Chief Magistrate to rule on way forward for charges against Mingo, others

0
L-R: Carol Joseph, Volda Lawrence and Clairmont Mingo

Chief Magistrate Ann McLennan has fixed April 7, 2021, to deliver a ruling on how she will proceed with the electoral fraud charges against embattled Region Four (Demerara-Mahaica) Returning Officer Clairmont Mingo, People’s National Congress Reform (PNCR) Chairperson Volda Lawrence, and APNU/AFC’s activist Carol Joseph.

Their lawyers, Nigel Hughes, and associates have laid over submissions in which they have asked that the charges against their client remain indictable. Should the court rule in favour of these submissions, it means that the Chief Magistrate would have to hold a Preliminary Inquiry to determine whether there is sufficient evidence to commit the trio to stand trial at the High Court.

The Director of Public Prosecutions (DPP) has hired a team of lawyers to prosecute these cases. The prosecution has since objected to the charges remaining indictable and as such has requested summary disposal – this means the matter would be tried before a Magistrate.

Lawrence was slapped with two charges of conspiracy to commit fraud at the March 2, 2020 General and Regional Elections. She was placed on bail. Joseph is charged jointly with Mingo for forgery. They have all been placed on bail.

Last month, Senior Magistrate Leron Daly ruled that a Preliminary Inquiry (PI) will be conducted into the two counts of misconduct in public office against Deputy Chief Elections Officer (DCEO) Roxanne Myers. This was after she upheld submissions by Hughes for the charges to remain indictable.  The DPP has since filed an appeal against the Magistrate’s decision.

Myers was not required to plead to the indictable charges which stated that, during the period March 4 and 14, 2020, she wilfully misconducted herself in declaring fraudulent results for the March 2, 2020 General and Regional Elections.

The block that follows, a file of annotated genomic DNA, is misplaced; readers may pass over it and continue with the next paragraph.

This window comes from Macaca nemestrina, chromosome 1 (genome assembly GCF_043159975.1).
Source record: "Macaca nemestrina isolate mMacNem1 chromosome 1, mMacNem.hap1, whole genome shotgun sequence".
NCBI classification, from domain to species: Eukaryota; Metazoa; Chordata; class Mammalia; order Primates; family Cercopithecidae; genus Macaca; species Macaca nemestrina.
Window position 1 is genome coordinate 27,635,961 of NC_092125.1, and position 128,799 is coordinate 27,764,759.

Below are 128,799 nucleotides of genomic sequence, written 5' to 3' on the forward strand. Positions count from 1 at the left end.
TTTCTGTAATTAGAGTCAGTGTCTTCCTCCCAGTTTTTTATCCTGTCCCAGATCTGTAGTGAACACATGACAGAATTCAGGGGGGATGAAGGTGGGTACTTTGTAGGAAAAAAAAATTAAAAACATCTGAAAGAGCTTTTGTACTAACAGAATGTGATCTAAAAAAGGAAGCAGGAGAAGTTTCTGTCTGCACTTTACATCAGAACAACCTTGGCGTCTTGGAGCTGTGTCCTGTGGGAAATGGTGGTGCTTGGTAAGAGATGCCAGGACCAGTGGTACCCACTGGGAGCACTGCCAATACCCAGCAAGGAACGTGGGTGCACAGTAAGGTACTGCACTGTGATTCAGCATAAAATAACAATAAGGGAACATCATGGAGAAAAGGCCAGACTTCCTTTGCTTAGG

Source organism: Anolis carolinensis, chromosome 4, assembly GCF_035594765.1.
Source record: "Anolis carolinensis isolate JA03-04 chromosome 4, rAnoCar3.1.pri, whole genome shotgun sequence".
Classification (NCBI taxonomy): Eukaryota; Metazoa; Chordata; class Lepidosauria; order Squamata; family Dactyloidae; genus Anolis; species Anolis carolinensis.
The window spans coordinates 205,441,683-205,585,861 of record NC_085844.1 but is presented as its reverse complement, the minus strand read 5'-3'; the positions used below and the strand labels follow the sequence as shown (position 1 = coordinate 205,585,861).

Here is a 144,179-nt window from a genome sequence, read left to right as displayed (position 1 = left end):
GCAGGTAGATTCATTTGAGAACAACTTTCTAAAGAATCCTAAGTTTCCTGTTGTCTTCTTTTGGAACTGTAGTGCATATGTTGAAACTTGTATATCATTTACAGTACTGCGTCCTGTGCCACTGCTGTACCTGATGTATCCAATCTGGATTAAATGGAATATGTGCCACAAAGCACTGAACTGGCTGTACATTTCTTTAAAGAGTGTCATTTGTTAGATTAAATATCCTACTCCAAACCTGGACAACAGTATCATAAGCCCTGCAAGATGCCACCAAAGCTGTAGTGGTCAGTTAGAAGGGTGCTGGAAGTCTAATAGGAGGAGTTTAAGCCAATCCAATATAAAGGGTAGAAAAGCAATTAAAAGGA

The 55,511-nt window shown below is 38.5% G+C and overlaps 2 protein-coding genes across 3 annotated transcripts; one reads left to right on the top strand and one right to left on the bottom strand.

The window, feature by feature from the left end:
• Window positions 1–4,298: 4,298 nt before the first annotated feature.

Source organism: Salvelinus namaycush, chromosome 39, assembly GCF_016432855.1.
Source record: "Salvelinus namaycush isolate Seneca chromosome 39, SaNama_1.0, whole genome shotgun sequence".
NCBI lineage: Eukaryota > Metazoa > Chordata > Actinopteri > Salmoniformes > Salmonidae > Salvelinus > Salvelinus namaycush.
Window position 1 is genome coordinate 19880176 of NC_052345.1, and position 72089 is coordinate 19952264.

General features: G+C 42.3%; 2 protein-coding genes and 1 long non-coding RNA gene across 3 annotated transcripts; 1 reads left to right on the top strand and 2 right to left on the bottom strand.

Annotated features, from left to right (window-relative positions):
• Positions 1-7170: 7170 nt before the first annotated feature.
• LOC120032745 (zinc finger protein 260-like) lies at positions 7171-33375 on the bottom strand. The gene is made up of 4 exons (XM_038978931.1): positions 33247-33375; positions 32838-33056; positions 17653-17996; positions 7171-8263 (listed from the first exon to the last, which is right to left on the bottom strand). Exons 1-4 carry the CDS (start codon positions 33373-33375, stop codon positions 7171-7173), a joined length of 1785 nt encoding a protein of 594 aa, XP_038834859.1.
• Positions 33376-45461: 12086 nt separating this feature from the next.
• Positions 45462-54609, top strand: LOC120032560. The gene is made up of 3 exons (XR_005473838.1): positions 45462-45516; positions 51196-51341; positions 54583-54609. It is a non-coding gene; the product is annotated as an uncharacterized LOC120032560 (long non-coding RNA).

She has been placed on $300,000 bail in relation to both charges.

Given the magnitude of the allegations levelled against Mingo, Myers, Lawrence, Joseph, and Chief Elections Officer Keith Lowenfield, their lawyers are contending that the best forum for the matters is in the High Court.

During a previous interview, Attorney-at-Law Ronald Daniels said, “The allegation is that he [Lowenfield] has committed fraud against everybody in the country, so the best forum for that is before the High Court, where the jury, as representatives of the people of the country, (would determine) whether fraud has been perpetrated against the country.”
Lowenfield is facing three counts of forgery and three counts of misconduct in public office. He has been placed on $300,000 bail. There are also electoral fraud charges against GECOM clerks Denise Bob-Cummings and Michelle Miller and GECOM Elections Officer Shefern February and Information Technology Officer Enrique Livan. They, too, have been released on bail.

Lowenfield’s report claimed that the APNU/AFC coalition garnered 171,825 votes while the PPP/C gained 166,343 votes. How he arrived at those figures is still unknown.

The certified results from the recount exercise supervised by GECOM and a high-level team from the Caribbean Community (Caricom) pellucidly showed that the PPP/C won with 233,336 votes while the coalition garnered 217,920.

The recount exercise also proved that Mingo heavily inflated the figures in Region Four – Guyana’s largest voting District – in favour of the then caretaker APNU/AFC regime.